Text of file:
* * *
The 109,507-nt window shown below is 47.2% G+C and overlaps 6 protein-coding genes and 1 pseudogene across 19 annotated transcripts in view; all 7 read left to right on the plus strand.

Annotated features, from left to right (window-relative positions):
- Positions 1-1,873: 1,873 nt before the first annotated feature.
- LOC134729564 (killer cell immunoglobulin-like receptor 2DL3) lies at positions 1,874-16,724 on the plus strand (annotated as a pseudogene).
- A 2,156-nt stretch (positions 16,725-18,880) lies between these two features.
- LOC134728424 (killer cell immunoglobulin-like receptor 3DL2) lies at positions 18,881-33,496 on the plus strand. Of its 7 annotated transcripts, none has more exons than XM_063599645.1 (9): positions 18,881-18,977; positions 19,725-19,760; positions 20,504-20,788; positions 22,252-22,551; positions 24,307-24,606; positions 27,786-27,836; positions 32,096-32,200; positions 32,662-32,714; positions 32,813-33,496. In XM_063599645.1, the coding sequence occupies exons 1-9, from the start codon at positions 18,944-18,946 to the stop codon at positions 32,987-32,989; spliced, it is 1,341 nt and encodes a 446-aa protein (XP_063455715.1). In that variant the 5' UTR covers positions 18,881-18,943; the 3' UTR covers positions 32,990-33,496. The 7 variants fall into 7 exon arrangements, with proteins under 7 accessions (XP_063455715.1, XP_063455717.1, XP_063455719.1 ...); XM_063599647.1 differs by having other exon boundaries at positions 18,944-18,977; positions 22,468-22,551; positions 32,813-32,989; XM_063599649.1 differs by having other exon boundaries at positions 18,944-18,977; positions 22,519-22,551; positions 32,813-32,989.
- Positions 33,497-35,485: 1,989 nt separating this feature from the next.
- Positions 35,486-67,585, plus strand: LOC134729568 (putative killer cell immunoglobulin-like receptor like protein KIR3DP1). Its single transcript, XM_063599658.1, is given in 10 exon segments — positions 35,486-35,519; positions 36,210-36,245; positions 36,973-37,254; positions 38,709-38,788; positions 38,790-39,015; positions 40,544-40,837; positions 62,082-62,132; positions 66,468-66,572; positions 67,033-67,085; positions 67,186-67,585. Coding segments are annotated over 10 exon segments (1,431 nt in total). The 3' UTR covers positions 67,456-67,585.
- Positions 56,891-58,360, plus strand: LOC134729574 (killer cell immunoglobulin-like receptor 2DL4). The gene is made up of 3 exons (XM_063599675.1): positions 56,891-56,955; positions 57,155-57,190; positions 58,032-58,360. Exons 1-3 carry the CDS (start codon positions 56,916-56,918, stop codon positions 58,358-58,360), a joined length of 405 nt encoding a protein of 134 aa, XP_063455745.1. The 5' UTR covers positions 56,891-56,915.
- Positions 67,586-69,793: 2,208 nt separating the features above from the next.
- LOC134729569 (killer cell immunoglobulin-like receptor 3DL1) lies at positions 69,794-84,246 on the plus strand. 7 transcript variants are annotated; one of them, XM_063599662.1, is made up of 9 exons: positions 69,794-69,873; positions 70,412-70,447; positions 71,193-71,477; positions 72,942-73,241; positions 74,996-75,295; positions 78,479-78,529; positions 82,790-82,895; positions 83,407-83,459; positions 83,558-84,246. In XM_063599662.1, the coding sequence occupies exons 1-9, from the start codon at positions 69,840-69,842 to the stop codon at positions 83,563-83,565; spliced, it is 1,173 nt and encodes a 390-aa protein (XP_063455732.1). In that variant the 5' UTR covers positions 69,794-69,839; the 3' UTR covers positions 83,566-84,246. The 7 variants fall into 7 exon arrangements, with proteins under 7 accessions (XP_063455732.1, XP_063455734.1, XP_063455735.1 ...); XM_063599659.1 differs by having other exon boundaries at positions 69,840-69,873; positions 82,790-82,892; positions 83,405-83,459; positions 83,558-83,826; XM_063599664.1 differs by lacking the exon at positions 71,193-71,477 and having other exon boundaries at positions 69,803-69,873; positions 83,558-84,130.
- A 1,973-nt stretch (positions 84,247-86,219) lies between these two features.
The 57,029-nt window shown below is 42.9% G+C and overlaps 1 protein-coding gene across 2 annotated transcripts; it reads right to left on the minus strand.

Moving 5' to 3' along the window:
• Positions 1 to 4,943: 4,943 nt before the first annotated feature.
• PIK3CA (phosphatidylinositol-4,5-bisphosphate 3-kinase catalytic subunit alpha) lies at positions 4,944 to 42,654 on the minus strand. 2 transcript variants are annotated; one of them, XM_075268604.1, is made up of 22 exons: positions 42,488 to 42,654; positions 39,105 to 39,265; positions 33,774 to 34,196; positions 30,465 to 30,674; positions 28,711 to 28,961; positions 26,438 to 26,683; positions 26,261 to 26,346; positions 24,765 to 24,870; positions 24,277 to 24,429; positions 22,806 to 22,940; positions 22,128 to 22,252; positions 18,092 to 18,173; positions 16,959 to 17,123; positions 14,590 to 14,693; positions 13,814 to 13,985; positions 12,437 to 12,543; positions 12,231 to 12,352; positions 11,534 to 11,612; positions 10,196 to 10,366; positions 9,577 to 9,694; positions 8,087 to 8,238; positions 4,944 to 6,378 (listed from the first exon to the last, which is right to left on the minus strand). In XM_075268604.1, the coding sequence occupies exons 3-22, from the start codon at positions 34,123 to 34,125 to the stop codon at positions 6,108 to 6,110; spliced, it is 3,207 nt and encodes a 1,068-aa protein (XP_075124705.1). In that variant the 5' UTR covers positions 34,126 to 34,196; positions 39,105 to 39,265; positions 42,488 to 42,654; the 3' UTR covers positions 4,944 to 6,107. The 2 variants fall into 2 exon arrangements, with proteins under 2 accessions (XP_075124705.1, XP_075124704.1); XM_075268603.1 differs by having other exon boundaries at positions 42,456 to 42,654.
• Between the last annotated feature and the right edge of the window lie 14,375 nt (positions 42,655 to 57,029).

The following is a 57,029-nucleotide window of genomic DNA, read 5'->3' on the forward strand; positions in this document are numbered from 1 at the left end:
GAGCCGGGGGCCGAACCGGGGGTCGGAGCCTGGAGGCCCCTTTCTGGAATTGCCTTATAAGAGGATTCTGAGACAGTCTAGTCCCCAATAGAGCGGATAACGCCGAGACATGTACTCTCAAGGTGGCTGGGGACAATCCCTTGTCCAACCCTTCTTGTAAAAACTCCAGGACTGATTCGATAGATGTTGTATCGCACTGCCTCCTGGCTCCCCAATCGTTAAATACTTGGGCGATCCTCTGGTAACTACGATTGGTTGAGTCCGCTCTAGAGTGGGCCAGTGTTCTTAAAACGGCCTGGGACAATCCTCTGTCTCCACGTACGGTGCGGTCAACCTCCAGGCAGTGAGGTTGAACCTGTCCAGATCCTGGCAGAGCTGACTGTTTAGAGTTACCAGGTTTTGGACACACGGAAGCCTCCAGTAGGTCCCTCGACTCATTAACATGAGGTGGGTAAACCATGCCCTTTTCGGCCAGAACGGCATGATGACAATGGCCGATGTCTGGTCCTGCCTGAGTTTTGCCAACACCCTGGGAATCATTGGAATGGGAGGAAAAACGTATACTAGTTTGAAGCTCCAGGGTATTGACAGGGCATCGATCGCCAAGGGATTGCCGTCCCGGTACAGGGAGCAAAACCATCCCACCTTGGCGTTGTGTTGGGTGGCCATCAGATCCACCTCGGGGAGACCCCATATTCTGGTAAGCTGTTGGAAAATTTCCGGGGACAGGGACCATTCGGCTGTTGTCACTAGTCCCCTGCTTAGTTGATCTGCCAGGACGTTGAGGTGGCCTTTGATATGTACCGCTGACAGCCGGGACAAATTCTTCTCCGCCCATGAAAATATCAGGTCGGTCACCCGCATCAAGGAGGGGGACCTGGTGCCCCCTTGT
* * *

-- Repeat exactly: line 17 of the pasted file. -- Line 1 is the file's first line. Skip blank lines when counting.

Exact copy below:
• Between the last annotated feature and the right edge of the window lie 14,375 nt (positions 42,655 to 57,029).